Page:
Sorry Is Not the Hardest Word

Is it ever a good idea for politicians to admit to mistakes and say sorry? Some political commentators say that it is not a good idea. They argue that it is a sign of weakness, especially in leaders and that it creates a precedent, damaging their image.

I’ve never really understood this and have come to believe that political spin doctors live in a parallel universe.

In this strange other world politicians are always “on message”. They parrot off the same lines when interviewed by the media, regardless of the questions they are asked. Indeed many seem to have a genuine problem answering questions at all. When it comes to political opponents everything is cut and dried: ie they are wrong about everything, and we are always right.

And as for having done anything wrong, well that never happens: everything that isn’t working in the world, except perhaps the weather, is the direct responsibility of “the last government” or whoever else it is that disagrees with them.

I’m not alone in finding this irritating. Political engagement is falling off right across the western world. Fewer and fewer people are active in politics than ever before and in most elections where there is an option not to vote, those who choose not to take part outnumber those who support the “winning” party. That was certainly the case in the recent European elections in Northern Ireland and, indeed, right across the UK. Even if you were to add together votes for our two largest parties they would still struggle to hold off the army of the disillusioned, apathetic and disaffected who chose not to vote at all.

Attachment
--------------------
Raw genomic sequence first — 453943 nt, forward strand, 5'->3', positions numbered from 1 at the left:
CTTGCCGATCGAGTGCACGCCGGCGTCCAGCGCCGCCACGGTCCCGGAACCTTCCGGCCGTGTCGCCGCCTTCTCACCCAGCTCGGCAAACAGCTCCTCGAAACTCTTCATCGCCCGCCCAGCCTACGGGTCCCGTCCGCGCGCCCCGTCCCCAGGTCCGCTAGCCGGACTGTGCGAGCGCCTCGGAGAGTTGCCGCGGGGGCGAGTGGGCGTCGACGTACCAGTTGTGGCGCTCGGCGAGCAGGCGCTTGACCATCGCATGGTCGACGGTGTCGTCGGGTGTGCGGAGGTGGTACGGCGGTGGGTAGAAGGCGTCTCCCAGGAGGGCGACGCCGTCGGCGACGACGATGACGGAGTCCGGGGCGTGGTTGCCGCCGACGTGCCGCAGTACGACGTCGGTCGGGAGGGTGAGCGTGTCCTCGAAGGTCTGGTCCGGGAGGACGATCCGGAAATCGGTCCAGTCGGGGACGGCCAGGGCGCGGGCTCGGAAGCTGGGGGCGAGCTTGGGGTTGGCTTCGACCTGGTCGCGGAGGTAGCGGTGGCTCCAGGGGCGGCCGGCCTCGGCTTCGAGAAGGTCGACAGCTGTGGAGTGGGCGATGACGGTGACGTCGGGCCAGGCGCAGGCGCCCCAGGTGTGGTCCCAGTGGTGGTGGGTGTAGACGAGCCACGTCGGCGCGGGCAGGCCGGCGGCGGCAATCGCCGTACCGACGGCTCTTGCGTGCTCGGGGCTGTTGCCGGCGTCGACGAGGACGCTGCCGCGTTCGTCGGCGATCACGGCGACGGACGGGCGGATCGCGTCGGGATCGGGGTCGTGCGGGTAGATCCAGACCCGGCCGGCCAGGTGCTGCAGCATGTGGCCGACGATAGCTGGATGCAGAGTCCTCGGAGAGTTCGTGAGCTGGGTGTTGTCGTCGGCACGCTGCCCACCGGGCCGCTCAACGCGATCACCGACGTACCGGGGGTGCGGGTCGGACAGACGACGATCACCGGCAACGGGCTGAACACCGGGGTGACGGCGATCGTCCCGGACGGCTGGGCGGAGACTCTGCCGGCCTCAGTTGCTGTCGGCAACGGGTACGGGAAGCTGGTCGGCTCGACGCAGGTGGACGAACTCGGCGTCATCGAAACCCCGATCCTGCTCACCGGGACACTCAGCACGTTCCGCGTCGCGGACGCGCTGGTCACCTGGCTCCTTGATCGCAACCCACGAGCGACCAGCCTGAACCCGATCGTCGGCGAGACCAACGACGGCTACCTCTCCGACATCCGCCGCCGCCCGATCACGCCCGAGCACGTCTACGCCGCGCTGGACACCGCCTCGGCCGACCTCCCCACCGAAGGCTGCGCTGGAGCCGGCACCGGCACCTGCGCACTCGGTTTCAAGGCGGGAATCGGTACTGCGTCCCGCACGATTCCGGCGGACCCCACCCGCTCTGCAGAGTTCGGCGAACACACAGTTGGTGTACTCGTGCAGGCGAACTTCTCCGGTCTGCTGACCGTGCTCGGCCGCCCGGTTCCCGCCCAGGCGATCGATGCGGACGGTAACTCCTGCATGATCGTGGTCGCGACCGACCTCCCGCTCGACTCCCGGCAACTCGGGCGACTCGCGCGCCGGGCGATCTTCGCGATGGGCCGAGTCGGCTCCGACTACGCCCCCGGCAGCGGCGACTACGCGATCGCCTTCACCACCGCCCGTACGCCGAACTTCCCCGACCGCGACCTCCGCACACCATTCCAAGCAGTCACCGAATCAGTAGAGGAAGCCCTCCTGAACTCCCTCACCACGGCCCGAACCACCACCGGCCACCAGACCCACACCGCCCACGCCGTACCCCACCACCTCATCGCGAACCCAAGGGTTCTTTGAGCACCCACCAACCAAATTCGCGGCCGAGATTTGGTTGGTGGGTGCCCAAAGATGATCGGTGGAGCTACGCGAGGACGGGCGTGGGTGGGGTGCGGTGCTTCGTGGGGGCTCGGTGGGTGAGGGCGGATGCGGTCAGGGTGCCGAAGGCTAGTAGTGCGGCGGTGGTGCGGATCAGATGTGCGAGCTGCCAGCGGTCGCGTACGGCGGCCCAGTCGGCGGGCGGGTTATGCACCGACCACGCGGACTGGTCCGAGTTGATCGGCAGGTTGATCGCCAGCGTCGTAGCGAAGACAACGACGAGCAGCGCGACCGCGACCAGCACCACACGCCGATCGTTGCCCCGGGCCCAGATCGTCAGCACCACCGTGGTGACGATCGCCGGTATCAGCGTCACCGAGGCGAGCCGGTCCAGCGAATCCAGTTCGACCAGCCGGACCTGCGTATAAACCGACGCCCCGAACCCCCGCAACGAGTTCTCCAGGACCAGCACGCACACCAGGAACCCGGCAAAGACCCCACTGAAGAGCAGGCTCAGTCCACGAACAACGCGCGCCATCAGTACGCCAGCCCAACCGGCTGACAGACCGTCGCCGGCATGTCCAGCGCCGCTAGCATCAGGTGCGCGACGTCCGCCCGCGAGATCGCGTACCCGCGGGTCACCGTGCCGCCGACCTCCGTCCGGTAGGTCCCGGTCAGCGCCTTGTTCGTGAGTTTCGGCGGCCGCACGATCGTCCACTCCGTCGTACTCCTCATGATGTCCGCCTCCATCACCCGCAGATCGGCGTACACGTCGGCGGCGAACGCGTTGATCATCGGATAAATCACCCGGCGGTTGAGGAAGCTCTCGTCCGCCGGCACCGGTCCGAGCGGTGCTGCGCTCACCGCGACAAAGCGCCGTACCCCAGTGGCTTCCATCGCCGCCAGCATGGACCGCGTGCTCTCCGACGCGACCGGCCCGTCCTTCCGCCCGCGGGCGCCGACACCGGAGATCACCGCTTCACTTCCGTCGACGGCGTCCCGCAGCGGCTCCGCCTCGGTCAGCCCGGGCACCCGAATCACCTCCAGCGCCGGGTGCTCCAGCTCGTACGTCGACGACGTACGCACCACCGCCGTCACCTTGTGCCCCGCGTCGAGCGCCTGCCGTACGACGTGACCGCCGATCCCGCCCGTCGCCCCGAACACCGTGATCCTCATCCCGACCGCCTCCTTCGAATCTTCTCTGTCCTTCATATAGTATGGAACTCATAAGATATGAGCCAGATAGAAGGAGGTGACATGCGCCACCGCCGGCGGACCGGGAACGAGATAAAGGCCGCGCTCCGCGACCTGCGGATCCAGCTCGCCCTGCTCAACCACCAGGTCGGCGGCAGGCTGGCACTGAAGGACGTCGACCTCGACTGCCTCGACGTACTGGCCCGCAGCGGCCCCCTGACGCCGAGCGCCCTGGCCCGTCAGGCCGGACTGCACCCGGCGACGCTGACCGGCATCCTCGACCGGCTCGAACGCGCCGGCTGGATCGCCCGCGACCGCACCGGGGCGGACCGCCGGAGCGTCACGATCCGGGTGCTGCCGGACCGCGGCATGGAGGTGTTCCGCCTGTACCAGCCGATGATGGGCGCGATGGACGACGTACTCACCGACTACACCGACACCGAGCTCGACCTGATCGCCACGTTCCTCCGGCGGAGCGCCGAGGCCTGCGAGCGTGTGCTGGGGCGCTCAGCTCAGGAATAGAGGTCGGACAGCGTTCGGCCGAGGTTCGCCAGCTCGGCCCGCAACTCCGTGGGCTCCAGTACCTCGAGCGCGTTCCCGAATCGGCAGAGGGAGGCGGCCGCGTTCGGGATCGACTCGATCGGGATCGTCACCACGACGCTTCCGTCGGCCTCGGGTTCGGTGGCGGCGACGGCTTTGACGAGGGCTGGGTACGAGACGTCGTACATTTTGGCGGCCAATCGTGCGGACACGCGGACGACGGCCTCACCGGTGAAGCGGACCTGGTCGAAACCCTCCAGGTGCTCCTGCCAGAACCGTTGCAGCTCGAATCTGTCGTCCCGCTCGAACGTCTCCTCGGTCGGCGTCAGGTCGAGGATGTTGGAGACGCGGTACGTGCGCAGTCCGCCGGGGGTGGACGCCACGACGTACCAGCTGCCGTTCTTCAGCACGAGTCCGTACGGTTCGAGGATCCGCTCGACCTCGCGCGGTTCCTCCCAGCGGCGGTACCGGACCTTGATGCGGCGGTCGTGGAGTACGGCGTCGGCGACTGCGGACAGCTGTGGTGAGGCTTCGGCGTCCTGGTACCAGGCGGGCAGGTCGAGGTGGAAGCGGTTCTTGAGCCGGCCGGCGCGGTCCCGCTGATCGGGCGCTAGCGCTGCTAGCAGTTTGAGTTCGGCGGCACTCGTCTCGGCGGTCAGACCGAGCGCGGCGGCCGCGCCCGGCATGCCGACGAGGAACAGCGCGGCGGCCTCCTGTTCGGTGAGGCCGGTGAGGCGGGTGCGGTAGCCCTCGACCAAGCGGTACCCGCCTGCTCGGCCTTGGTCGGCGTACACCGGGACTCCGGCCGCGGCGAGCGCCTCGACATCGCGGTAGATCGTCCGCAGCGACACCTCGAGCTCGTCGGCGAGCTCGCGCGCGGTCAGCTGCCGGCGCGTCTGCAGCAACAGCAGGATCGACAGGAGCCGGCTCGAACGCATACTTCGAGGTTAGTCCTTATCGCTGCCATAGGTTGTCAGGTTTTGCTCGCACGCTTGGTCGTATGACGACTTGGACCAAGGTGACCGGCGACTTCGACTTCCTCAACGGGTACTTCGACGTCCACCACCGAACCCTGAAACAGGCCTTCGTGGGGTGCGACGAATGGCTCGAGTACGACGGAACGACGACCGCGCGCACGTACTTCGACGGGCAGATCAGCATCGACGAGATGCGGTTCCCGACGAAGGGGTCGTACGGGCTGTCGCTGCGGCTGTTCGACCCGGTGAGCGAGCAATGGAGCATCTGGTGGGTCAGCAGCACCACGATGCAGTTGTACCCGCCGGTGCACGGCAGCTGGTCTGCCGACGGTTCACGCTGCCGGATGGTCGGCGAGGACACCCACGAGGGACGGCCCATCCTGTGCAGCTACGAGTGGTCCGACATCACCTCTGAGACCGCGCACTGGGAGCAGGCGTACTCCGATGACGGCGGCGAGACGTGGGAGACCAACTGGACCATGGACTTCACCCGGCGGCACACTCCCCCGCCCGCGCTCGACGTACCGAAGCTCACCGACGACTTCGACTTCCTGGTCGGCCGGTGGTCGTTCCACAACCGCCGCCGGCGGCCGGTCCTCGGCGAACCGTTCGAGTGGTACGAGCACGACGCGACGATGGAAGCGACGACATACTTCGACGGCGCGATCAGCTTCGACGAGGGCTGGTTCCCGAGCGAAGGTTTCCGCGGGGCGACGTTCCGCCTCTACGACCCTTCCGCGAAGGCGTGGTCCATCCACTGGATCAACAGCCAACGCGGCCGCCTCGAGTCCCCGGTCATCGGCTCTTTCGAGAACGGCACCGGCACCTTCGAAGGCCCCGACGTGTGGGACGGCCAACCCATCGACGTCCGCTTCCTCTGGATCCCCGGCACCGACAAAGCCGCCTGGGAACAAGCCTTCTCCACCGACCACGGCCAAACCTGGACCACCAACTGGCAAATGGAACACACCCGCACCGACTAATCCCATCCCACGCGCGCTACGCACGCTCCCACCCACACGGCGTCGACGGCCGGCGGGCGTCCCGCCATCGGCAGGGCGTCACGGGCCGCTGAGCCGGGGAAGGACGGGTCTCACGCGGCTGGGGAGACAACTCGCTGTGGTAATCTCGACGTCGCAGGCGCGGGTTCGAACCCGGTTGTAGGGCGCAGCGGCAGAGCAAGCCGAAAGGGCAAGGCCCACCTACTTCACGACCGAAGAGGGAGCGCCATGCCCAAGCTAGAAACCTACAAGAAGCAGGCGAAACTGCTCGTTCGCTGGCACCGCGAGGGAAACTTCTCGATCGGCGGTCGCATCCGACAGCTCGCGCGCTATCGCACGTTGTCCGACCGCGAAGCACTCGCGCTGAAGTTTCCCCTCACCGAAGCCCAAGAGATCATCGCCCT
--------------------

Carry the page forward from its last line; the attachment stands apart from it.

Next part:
This trend of switching off from politics is growing and is causing increasing concern. There has been a lot of research carried out into it and, strangely enough conclusions include that people are fed up with watching and listening to politicians shouting at each other. They don’t like it when they evade straightforward questions and they also think that politicians should be performance-managed, in that they should be held accountable for their failings and not allowed to blame them on others.

So when you step back and think about it, it is this strange, mysterious world of the spin doctor that has to be at least partially responsible for the decline in support for and participation in politics. Funny that, isn’t it?

In the real world we acknowledge that people (even, dare we say it, politicians) make mistakes, some of them absolute whoppers, and, generally speaking if they apologise for them and do everything they can to make amends, we forgive them. After all we make mistakes too, it is part of being human.